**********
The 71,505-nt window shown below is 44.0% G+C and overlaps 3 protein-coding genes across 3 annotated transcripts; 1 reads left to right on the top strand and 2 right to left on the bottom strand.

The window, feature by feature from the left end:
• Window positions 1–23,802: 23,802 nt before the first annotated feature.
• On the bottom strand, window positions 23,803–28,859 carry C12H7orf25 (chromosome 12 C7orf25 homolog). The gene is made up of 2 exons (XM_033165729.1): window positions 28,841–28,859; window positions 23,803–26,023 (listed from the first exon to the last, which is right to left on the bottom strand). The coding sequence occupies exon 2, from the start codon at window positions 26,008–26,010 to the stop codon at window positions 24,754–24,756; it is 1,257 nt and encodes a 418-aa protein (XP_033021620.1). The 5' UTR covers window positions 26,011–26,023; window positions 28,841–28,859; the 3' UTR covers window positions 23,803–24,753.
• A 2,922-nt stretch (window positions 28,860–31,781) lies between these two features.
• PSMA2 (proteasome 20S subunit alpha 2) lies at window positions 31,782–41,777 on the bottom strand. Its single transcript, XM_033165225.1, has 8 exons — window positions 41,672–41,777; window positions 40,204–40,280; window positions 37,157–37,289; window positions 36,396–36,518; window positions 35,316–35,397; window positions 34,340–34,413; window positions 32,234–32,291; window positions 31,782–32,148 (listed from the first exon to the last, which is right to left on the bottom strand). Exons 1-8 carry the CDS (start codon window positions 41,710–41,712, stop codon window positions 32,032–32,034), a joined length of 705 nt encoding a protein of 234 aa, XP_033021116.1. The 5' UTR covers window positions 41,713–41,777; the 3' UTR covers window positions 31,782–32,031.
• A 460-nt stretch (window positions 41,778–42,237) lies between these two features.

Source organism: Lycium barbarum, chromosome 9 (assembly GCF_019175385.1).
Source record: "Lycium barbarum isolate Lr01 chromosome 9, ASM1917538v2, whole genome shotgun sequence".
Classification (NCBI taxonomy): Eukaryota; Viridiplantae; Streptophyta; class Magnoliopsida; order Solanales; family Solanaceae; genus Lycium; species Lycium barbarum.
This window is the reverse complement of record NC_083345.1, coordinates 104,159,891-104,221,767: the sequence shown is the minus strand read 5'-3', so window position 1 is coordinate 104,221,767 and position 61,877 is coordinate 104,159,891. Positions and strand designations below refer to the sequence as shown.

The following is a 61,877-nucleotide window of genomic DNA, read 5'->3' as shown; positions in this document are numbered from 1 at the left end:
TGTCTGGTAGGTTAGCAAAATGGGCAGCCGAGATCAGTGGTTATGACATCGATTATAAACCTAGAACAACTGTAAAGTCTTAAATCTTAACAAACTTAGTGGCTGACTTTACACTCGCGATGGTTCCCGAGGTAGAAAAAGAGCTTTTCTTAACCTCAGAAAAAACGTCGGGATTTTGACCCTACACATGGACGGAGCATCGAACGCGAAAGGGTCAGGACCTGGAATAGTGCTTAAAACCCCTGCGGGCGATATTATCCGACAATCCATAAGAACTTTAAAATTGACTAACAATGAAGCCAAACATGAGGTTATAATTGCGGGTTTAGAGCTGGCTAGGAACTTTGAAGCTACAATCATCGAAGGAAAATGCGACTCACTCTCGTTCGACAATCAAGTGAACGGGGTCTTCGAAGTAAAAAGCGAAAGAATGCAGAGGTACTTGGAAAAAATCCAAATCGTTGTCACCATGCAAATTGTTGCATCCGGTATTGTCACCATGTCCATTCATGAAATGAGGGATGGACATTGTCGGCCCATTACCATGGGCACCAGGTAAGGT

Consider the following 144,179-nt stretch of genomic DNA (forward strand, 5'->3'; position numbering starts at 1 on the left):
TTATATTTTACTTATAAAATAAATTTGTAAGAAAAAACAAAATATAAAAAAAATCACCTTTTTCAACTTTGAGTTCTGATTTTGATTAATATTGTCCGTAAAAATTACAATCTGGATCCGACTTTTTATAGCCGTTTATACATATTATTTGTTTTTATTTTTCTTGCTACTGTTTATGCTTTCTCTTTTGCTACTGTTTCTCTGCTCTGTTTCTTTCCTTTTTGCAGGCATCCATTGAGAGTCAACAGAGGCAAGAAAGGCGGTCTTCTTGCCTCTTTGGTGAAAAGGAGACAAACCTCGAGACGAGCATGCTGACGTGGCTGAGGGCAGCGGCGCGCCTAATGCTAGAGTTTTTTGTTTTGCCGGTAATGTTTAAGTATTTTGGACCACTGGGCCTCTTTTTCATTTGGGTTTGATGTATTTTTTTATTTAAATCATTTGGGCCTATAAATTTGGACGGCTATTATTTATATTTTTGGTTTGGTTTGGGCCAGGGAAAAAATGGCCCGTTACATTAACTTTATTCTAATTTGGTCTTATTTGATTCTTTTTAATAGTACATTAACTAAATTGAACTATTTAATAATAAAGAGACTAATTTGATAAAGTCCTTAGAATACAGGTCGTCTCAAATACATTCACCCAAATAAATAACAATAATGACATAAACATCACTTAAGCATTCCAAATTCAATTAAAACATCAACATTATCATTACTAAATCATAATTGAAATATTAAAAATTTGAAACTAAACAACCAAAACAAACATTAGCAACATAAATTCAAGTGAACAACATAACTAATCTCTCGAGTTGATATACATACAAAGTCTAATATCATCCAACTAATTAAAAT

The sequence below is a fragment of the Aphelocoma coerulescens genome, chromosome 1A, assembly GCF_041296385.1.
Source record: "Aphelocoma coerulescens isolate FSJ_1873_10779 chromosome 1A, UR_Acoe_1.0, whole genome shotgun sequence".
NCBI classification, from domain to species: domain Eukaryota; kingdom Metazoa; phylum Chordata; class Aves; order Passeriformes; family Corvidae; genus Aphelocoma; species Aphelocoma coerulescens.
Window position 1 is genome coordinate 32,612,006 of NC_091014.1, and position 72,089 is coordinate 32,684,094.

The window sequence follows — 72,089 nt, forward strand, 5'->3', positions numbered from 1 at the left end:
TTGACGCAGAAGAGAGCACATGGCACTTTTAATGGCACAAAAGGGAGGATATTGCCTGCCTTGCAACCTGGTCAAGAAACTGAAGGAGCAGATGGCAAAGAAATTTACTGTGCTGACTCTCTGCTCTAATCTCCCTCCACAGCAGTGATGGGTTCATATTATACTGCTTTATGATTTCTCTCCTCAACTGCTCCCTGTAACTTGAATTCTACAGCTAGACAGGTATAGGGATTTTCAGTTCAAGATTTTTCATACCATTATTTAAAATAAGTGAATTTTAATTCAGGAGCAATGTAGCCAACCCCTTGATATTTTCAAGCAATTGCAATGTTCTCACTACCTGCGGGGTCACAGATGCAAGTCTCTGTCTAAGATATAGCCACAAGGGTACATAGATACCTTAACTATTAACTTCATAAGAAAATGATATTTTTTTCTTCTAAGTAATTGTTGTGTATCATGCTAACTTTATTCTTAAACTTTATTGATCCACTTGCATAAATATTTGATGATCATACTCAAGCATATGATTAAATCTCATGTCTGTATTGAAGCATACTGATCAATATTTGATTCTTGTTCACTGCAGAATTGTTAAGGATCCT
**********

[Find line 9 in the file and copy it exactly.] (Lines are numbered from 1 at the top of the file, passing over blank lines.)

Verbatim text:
Source record: "Lycium barbarum isolate Lr01 chromosome 9, ASM1917538v2, whole genome shotgun sequence".